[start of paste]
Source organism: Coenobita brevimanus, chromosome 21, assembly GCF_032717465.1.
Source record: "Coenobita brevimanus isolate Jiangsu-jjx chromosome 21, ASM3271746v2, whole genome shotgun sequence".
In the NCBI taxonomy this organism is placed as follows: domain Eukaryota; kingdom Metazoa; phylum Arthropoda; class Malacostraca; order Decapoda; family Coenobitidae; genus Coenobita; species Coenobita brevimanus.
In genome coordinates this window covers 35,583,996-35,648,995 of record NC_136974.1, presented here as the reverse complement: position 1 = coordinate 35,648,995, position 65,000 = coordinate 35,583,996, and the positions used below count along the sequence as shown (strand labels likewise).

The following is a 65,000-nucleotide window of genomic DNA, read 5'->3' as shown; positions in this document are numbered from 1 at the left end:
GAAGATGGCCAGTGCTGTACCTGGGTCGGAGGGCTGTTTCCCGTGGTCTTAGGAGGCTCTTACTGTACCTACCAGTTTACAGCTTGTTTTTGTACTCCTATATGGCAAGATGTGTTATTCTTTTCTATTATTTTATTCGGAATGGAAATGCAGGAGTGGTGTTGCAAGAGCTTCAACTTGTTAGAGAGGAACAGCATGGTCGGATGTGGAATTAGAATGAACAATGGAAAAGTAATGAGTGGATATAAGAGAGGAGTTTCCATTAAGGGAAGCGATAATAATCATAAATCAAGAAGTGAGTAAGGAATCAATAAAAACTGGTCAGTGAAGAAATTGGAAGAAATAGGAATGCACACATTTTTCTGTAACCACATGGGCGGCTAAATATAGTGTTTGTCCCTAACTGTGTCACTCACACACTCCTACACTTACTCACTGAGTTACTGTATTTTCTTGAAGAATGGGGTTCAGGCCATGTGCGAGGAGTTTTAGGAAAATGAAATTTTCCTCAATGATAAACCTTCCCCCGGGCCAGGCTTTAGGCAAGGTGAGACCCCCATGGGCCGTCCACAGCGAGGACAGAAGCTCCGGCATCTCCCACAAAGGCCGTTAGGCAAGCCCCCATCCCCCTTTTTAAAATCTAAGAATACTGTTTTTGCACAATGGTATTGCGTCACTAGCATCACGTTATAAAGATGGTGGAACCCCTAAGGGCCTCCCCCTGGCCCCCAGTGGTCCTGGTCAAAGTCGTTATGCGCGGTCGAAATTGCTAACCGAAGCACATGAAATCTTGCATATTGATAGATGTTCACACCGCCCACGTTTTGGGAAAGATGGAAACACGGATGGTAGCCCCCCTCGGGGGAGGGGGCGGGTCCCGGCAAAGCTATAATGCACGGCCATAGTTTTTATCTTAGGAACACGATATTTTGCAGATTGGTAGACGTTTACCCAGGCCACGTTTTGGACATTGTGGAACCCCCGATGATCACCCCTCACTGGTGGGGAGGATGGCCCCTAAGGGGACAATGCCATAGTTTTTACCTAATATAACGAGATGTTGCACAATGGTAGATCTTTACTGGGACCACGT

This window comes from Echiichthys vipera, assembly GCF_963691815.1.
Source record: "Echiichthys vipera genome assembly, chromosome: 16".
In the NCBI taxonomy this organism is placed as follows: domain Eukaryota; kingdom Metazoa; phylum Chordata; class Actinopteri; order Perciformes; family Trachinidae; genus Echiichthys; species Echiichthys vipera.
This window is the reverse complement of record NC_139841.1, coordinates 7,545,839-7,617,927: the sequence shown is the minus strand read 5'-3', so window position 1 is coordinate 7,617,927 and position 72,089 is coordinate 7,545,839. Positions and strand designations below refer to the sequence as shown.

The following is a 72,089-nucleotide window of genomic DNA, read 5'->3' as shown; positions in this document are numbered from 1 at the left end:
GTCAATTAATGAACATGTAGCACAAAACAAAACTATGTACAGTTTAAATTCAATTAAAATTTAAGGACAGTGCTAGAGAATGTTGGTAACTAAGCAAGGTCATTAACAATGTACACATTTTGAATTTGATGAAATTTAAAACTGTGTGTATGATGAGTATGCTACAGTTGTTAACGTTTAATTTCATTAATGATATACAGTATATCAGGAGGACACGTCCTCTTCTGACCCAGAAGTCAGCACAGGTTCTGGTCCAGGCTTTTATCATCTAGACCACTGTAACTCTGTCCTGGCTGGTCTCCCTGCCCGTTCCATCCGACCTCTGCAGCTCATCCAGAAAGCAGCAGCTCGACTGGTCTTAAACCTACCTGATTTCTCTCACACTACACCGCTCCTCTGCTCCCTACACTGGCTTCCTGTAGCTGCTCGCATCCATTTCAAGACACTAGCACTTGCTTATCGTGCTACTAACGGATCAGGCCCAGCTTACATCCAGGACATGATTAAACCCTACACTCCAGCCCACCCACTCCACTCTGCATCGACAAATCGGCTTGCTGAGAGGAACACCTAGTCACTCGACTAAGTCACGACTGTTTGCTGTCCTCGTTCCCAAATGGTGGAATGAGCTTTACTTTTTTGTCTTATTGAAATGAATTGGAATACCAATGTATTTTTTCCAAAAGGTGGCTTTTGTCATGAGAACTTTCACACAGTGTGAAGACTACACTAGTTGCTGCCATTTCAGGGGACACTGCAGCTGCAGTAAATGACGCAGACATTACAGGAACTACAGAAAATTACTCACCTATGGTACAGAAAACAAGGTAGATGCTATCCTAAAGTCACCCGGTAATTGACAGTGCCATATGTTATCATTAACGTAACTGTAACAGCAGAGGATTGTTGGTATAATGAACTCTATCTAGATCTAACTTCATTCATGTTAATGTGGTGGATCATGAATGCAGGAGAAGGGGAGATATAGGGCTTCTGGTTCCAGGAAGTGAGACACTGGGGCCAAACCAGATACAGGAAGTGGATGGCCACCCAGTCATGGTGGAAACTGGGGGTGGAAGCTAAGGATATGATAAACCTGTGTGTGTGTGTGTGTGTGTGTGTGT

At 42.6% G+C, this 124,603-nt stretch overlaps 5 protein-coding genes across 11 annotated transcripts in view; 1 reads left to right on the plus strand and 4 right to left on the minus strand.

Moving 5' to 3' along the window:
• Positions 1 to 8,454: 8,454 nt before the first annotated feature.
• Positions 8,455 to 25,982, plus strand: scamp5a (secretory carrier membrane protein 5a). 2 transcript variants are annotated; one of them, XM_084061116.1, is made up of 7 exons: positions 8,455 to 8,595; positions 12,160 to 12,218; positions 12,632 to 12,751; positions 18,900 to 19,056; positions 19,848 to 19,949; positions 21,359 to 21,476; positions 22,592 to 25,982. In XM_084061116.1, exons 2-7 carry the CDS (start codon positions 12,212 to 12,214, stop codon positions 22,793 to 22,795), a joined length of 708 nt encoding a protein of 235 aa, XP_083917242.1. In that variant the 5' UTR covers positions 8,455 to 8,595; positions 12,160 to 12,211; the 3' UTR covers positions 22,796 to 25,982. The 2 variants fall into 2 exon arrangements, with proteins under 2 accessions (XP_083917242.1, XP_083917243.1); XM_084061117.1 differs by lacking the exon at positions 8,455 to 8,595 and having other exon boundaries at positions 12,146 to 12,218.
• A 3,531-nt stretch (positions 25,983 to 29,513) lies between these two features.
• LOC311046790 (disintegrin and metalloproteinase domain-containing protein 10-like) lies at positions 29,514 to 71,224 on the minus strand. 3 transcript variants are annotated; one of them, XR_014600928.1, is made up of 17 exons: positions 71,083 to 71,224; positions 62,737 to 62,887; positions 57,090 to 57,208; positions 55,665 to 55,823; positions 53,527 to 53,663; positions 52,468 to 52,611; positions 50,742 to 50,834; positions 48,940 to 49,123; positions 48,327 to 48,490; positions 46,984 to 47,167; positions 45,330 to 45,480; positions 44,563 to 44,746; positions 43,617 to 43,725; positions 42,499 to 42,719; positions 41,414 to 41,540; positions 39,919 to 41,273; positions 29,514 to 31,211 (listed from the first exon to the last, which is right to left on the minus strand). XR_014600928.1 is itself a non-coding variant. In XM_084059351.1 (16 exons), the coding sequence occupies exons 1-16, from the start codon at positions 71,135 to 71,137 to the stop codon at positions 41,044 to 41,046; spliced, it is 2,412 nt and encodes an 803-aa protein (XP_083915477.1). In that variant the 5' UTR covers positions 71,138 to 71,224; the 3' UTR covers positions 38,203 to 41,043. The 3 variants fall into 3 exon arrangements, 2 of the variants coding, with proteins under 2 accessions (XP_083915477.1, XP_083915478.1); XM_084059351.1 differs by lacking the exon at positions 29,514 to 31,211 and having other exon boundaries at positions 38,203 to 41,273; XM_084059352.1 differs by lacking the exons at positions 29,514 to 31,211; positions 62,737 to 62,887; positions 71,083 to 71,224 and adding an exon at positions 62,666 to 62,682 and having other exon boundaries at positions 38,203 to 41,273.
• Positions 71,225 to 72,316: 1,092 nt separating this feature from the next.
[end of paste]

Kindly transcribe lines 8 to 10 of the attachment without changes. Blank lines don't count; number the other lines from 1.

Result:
Source record: "Echiichthys vipera genome assembly, chromosome: 16".
In the NCBI taxonomy this organism is placed as follows: domain Eukaryota; kingdom Metazoa; phylum Chordata; class Actinopteri; order Perciformes; family Trachinidae; genus Echiichthys; species Echiichthys vipera.
This window is the reverse complement of record NC_139841.1, coordinates 7,545,839-7,617,927: the sequence shown is the minus strand read 5'-3', so window position 1 is coordinate 7,617,927 and position 72,089 is coordinate 7,545,839. Positions and strand designations below refer to the sequence as shown.